and several others, so here's the rundown.
"High Hand" was a combination of a mystery and a spy thriller. The
main characters include a newspaper reporter Frank Adams, who had
been assigned to Moscow soon after the breakup of the Soviet Union
and his ex-wife who is CIA and was still married to him during his
time in Moscow as an undercover agent operating with non-official cover
status. Also on board are a newspaper editor and publisher, a presidential
candidate, and a group of men and women who were part of a poker night at
Adams's Moscow apartment.
Sound like a normal spy thriller? Nope, it's more of a political thriller
with a mystery on the side. Each of the poker players were parts of
embassy staffs or university students or professors plus just about
all of them had ties with covert agencies including conflicting
affiliations.
Years later each of those poker players are the target of assassination,
including the former ambassador to Russia, now a presidential candidate.
Lots of high tech, conspiracy, financial wheeling and dealing, and trading
of secrets. And murders of those old poker buddies one after another.
What's unusual is that the "author" of this book is really three men
who each have an area of interest and expertise that fitted into
the plot of the book. A lot of effort was put into it to be believable
especially the financial points about oil exploration and reserves in
the Caspian Sea area. It's a nice change from all the poorly written
and edited cozies that I've been subjected to lately.
I'll give this one of my relatively few five star ratings.
A pair of Miss Henry books, "Mural from the Dead" and "Death Arts"
were in the recent mix, Too short, but always well-written and
plotted. I wish there were many more available.
A switch to science fiction came in the form of "The Yellowstone
Conundrum" which was long and even came with photographs and
charts showing geological information and locations that were
mentioned in the story. I'm not a geologist or an expert in
earthquakes, so I have no idea if the information quoted about
those plot points is accurate, but I sure do know history, and
the author mis-identified the president who initiated the Louisiana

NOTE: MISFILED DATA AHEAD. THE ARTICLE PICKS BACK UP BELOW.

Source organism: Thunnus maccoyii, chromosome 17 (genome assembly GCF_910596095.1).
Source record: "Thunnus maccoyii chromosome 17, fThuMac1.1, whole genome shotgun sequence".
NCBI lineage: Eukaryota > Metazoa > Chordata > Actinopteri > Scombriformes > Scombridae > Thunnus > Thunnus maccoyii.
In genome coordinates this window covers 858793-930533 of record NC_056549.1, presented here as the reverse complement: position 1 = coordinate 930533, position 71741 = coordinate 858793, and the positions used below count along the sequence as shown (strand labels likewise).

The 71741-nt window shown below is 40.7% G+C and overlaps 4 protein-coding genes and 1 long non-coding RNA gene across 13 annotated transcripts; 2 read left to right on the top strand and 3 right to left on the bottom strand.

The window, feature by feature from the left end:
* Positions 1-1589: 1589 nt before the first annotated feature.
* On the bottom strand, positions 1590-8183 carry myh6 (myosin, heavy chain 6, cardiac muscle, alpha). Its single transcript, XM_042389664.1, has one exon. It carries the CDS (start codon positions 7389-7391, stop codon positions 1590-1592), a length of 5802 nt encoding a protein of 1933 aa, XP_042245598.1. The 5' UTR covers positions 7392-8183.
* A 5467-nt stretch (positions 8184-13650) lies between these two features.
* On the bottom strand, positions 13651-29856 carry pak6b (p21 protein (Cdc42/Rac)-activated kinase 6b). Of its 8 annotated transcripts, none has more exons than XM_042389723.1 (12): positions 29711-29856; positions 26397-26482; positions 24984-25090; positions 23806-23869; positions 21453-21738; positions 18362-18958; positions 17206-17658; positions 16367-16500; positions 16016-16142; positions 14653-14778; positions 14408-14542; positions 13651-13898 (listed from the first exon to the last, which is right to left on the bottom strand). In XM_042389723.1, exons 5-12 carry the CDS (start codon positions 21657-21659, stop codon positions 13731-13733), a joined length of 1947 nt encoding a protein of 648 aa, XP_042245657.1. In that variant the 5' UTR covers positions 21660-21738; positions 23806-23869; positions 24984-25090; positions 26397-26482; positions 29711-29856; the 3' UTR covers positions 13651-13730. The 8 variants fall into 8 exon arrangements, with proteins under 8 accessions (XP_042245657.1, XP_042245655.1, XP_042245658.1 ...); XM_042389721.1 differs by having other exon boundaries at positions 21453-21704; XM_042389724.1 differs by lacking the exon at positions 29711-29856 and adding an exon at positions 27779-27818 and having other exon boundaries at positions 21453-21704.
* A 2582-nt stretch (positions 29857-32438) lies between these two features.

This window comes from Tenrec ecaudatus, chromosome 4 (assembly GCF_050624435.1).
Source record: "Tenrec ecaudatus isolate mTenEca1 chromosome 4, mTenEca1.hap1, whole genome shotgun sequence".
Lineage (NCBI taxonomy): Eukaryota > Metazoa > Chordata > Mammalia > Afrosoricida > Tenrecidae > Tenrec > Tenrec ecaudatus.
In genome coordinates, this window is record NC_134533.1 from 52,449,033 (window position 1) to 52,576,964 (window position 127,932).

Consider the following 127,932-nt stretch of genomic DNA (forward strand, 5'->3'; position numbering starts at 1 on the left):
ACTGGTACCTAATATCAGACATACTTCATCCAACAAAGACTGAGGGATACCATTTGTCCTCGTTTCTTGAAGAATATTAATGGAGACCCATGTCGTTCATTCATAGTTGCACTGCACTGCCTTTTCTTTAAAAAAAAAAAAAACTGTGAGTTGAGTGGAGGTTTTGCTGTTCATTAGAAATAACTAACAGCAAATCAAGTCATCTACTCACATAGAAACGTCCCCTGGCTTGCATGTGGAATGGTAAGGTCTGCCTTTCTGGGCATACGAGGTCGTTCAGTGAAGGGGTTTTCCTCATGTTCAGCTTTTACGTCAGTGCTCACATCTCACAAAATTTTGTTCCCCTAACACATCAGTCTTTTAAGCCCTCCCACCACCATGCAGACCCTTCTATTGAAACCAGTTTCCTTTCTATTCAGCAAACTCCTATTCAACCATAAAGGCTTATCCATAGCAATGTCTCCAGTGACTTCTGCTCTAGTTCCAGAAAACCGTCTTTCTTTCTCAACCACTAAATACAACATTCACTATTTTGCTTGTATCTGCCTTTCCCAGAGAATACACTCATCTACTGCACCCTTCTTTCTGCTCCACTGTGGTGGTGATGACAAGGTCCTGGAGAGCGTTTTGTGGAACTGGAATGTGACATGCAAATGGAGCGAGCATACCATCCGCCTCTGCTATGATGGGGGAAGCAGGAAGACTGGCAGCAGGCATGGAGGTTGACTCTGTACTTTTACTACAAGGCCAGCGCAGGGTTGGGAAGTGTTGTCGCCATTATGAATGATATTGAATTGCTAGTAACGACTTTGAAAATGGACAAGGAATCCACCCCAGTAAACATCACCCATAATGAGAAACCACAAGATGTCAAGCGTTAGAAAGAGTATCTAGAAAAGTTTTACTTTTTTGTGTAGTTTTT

Purchase and the Lewis and Clark Expedition, so I have to mistrust
the rest of his assertions. The book was based on the disaster
scenario of the volcano at Yellowstone that makes up Old Faithful
blowing its top with a devastating earthquake which then triggers
another off the coast of Seattle. Mayhem and much death ensues.
So much for that.
"The Loyal Servant" by Eva Hudson is sub-titled A Very British
Political Thriller and for a first novel is a pleasant surprise.
The story revolves around a career civil servant, Caroline Barber,
who finds the body of her department head slumped over his desk dead
late one night. She does not believe that he committed suicide and
is determined to prove it. In her digging around in the records
to try to find evidence, she comes across some disturbing
inconsistencies with projects in her department which then lead
her to become a whistle blower to a newspaper reporter who has been
working on a related story.
Evidence disappears, family members are threatened, dots are connected.
Connections are found that involve the newly named prime minister
and some of his associates which explains the political thriller
part of the story. There are subplots about Caroline's family problems,
but since a lot of this ties into the main whistle blowing topic, it's
not distracting from the main plot.
Another 5 star book. Wow.
Currently reading "Murder in the Library" which is #3 in the Murder
in Milburn cozy series by Nancy McGovern. Another strong entry in
the series so far and not a cookie cutter in sight.
Nyssa, who likes cookies but not cookie cutter plots
Oh....looks like you've given me a couple to follow up on. Not
that the TBR pile, real and virtual need any additions.

Nancy


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Nyssa
2017-09-05 21:10:52 UTC
Permalink
Raw Message
Post by Nancy Spera
Post by Nyssa
The last time I'd reported into ram with my recent
reading summary, I had just started a thriller, "High
Hand." I've since finished that and several others, so
here's the rundown.
"High Hand" was a combination of a mystery and a spy